Live and Learn

Deciding to join AmeriCorps this year has got to be one of the best decisions I’ve ever made. Granted, I will fully attribute this journey to God’s work in my life, but I will say with full conviction that these last two months have been two of the most wonderfully fulfilling months of my adult life. For the first time, what I am learning is entirely self-initiated, and there is freedom to explore a multitude of avenues with it.

One of the most precious gifts in this time has been the ability to reexamine my relationship with money and material goods. As you may or may not know, my stipend for AmeriCorps is $1100 a month, pre-tax. I know many people complain about their salary levels, how they simply don’t have enough money to pay for the things that they think are “enough” for a good life, and I’m pretty sure that living on ~$1000/month (plus food stamps) seems pretty near impossible. During college, I definitely spent more than that every month, even when I didn’t have to pay for my own insurance. I have some money still left in the bank, so I won’t panic if I do spend more than I make in one month, but I know I need to start developing good financial habits–saving, budgeting, and giving generously to those in need–that I want to develop and maintain over the course of my life. I’m reexamining the things that I think I need, the way I spend my money, and thinking about the changes that I would like to make in order to live within the means of this stipend. The first couple of months of moving to a new place require extra expenses, but now that I’m settled in, I’m going to track my spending, and try my hardest to allocate it in a predetermined manner. I’m starting to develop long-term goals of what I’d like to do, and with the exception of accepting my parents generous offer to  pay for my plane ticket home for Christmas, I’m on my own.

You may ask how it’s been going, living on this stipend. Fortunately, I don’t have debt to pay off, something that I think is virtually unheard of in this era. After rent, though, transportation related expenses are the greatest. Now I’m finally paying for both my own gas and insurance, and as of August, I officially own my car. Meh. Cars cost a lot of money. In California, they’re a necessity, but I’m seeing here that may not be the case so much. It is a necessity for my job, working out in a rural community, but were my work not so far away, and were the rain not quite as bad, I might try to get away without depending on it quite so much. My roommate and I got rid of the TV in our living room about a month ago. While I will still watch shows on hulu and documentaries on netflix, my viewership of electronic media has declined. I haven’t seen a movie in theater since…June? Aside from purchasing rain boots, I have not bought any clothing/accessories since I arrived here. I am resolving to learn how to sew, and make my own clothes for a while, since what I have is sufficient already, and it’s difficult for me to find clothes that fit in stores as it is. If I make them for myself, I don’t think that would be such a problem. I am resolving to give to charity more, a resolution that will be reflected in purchases later this afternoon for Operation Christmas Child, whose donation operation seems earlier and earlier every year. I also think I want to start lending on I want to be a part of changing lives and making dreams come true, both in my immediate surroundings and around the world. I don’t think I’ve gone out to eat since my trip to Canada six weeks ago, but I’ve been enjoying potlucks and home cooking all the while.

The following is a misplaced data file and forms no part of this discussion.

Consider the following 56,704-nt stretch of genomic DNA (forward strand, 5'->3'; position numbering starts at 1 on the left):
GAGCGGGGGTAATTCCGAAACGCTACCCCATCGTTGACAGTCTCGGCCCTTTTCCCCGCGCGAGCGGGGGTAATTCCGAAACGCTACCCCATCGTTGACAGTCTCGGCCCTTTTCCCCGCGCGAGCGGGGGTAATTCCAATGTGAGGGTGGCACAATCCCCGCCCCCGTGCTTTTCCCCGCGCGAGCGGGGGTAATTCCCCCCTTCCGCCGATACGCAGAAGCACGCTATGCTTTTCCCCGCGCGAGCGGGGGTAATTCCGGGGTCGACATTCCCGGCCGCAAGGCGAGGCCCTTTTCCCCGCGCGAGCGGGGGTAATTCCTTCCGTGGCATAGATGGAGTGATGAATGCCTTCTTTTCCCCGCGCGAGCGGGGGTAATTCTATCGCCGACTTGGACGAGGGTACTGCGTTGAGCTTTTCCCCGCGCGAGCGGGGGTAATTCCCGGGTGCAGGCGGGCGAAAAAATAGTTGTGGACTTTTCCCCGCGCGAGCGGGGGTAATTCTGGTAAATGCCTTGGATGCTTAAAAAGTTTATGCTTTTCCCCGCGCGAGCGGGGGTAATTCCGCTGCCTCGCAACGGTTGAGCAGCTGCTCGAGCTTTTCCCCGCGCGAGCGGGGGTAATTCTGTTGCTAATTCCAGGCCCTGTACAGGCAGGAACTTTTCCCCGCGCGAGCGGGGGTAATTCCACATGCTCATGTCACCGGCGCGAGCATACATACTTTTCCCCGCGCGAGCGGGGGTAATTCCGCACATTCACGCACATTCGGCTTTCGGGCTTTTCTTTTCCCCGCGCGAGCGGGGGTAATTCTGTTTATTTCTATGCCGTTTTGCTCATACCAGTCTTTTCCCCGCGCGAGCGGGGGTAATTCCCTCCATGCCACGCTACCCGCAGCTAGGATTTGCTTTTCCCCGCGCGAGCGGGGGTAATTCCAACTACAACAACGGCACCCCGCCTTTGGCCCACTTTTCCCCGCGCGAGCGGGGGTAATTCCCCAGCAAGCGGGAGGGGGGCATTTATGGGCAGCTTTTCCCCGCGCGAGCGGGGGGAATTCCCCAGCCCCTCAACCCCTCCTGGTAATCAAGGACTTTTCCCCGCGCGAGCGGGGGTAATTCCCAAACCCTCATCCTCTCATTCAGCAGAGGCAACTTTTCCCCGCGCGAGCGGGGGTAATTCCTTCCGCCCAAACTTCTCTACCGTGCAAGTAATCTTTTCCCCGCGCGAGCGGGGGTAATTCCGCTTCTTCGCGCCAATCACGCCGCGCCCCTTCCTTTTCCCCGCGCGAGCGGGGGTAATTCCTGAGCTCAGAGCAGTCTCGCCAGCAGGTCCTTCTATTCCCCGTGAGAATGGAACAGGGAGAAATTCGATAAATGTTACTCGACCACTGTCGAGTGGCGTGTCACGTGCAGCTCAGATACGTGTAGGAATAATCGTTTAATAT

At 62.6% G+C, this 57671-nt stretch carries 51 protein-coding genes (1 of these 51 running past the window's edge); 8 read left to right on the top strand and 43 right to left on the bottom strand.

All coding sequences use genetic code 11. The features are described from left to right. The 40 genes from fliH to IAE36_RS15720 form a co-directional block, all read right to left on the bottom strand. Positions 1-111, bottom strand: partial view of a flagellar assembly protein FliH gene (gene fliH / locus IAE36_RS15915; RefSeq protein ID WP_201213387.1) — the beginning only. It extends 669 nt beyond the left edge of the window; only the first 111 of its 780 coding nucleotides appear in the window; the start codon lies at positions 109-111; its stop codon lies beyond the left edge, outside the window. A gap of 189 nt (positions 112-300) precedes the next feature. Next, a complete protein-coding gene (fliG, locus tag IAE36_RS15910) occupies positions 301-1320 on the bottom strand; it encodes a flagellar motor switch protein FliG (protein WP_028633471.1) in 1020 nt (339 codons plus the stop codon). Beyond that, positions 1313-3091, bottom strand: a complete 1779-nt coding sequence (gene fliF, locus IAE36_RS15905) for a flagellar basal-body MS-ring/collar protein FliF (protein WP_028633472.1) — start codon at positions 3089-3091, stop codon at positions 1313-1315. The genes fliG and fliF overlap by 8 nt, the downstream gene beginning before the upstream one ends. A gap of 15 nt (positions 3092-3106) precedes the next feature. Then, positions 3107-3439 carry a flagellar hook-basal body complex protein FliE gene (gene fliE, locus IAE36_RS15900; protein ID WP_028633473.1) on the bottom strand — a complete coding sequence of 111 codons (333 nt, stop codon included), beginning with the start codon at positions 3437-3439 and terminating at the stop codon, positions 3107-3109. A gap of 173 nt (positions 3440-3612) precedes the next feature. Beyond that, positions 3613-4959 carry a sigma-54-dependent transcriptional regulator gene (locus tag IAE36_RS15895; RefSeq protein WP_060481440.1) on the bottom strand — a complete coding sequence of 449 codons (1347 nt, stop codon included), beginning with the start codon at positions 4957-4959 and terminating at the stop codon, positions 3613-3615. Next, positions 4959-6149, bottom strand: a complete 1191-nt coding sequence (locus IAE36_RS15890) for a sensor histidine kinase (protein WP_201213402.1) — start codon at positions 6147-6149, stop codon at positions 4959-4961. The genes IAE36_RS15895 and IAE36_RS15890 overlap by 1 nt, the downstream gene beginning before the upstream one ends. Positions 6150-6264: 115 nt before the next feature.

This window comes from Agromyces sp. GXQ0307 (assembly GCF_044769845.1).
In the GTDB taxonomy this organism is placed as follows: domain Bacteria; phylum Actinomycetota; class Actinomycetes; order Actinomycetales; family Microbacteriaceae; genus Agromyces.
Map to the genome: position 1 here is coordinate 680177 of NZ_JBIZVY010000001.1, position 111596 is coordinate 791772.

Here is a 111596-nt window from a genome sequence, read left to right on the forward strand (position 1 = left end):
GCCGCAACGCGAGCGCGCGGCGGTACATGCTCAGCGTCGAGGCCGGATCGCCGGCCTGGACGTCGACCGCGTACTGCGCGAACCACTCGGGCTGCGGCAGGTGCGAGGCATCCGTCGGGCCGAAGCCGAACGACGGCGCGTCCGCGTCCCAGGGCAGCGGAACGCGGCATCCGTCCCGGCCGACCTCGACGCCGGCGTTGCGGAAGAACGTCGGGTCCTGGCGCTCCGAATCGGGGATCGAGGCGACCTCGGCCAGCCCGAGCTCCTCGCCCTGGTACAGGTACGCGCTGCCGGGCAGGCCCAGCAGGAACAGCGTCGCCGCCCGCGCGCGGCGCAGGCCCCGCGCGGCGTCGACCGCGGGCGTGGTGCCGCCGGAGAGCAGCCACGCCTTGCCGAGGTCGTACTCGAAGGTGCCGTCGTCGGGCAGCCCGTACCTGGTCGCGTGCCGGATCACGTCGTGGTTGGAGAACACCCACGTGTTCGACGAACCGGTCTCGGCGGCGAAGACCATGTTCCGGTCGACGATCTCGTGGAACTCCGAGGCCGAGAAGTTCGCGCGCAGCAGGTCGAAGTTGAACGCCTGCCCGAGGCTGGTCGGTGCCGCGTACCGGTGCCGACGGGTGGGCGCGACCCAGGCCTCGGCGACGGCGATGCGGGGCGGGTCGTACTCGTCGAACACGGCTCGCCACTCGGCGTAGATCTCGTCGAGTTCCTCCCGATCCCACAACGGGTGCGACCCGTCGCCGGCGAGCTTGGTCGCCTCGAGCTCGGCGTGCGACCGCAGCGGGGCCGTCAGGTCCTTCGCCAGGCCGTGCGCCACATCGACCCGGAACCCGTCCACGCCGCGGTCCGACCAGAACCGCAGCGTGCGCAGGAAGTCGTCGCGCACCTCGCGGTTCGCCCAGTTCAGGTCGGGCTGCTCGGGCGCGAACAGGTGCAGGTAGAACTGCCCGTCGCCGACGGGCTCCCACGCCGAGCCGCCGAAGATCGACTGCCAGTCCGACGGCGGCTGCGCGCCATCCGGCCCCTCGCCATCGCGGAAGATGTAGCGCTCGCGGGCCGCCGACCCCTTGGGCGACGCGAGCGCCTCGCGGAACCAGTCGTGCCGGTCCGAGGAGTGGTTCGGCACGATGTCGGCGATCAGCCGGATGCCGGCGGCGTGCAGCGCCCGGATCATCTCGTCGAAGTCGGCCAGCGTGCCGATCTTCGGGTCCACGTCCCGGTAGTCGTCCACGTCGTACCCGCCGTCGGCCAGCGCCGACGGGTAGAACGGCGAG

Between books, magazines, blogs, and articles, I’ve read about so many different ways to live frugally and happily, and I am amazed at things that I simply had not thought of before that make a lot of sense. I was shocked by the idea that vinegar and baking soda can solve most household cleaning needs. This hasn’t changed what I’ve purchased, but then again, I haven’t purchased many home cleaning products lately, as my roommate was well stocked when I moved in. I’ve started driving on back roads at 50 mph to work instead of 75 mph on the freeway. I have condensed my loads of laundry so that I’ve hovering about 8 loads a month. I’m using a space heater instead of a thermostat, and I’m using the library instead of buying new books. I did not open a new gym membership, but have resolved to using the DVDs that I have and maybe even starting to run…though we’ll see about that. I don’t exactly love running in the rain. I’ve downsized somewhat, and I realized that almost every piece of information, including recipes and how-to guides, as as easily available online as they are in books. I’m in love with pinterest for all the ideas that just keep on coming, and I’ve amassed a slightly larger than necessary supply of craft & sewing supplies that are currently hiding in an armoire in our living room.

I’m looking forward to my first visitor in two weeks, and we’ll see what this friend from high school makes of my new life up here. I’m living inspired, fulfilled, and energized. I hope that I’m inspiring other people in the process, but either way, I’m just thankful to be blessed with the opportunity to live and learn during this period of my life.